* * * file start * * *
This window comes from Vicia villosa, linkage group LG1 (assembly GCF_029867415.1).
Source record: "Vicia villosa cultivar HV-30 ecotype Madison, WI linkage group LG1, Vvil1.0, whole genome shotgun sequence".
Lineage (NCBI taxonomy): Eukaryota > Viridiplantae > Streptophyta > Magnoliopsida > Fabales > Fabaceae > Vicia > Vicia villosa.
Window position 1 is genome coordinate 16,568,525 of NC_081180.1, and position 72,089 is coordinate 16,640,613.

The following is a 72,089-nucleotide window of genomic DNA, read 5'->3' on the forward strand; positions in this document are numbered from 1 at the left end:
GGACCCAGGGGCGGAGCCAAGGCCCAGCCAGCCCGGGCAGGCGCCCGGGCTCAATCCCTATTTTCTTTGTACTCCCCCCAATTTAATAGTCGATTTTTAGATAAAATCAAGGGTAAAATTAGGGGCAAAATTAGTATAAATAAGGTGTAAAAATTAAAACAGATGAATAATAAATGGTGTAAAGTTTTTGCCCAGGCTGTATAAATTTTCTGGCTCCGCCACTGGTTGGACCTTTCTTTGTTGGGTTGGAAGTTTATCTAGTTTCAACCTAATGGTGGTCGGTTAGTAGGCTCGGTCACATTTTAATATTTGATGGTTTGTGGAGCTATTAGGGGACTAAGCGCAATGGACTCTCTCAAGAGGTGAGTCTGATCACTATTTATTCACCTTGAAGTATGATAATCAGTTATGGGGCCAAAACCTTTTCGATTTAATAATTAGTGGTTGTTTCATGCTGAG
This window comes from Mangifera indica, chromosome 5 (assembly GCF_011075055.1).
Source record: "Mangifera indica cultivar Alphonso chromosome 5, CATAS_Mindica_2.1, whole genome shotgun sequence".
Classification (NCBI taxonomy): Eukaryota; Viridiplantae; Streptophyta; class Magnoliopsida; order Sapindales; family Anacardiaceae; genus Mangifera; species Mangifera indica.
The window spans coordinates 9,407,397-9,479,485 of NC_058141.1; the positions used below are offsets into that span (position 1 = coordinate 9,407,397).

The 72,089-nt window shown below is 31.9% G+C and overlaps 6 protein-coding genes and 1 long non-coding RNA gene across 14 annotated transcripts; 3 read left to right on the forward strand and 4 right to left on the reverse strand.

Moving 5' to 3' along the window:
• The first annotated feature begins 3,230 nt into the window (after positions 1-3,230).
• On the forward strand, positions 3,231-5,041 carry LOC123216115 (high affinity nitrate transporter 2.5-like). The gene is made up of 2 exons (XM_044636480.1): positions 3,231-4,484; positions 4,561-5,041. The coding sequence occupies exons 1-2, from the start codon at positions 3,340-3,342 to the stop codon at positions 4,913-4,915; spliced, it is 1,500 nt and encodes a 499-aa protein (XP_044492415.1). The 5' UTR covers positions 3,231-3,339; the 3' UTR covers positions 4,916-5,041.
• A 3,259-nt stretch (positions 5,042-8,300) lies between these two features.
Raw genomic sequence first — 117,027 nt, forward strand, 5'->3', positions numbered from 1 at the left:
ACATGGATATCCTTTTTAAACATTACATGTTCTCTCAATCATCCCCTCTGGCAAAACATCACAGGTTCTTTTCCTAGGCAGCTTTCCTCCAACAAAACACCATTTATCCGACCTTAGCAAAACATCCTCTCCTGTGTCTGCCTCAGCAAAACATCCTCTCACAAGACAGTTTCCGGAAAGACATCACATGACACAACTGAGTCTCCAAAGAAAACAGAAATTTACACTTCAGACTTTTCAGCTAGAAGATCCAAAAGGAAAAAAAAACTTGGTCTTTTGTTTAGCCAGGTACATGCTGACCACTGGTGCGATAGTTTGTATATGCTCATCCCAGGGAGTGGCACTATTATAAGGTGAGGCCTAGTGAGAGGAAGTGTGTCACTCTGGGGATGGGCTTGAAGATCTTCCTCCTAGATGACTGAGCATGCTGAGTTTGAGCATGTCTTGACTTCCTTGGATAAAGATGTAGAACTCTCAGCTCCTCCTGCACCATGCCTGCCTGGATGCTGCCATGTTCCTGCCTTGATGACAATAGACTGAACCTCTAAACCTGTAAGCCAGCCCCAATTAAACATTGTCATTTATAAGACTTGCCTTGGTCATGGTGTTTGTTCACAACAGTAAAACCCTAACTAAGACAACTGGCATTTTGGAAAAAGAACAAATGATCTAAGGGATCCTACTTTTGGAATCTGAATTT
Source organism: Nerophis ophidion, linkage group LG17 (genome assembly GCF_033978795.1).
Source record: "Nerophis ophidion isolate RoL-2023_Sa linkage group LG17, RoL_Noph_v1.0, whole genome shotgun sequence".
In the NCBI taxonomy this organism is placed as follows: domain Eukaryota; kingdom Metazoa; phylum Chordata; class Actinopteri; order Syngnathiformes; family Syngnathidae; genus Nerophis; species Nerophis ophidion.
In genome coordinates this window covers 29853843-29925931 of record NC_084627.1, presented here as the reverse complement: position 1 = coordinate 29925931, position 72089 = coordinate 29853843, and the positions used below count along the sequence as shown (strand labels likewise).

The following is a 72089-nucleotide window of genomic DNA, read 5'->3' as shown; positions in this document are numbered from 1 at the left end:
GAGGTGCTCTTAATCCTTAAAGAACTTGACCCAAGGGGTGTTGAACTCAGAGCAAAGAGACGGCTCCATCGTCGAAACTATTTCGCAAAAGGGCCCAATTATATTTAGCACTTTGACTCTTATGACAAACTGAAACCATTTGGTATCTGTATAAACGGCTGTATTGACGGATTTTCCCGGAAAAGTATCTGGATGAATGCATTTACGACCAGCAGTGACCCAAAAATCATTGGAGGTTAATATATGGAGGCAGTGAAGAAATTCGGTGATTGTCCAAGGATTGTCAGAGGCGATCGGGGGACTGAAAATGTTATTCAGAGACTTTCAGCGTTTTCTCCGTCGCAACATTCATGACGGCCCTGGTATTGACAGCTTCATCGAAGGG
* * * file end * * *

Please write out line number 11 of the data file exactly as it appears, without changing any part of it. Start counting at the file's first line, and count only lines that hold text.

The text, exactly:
The 72,089-nt window shown below is 31.9% G+C and overlaps 6 protein-coding genes and 1 long non-coding RNA gene across 14 annotated transcripts; 3 read left to right on the forward strand and 4 right to left on the reverse strand.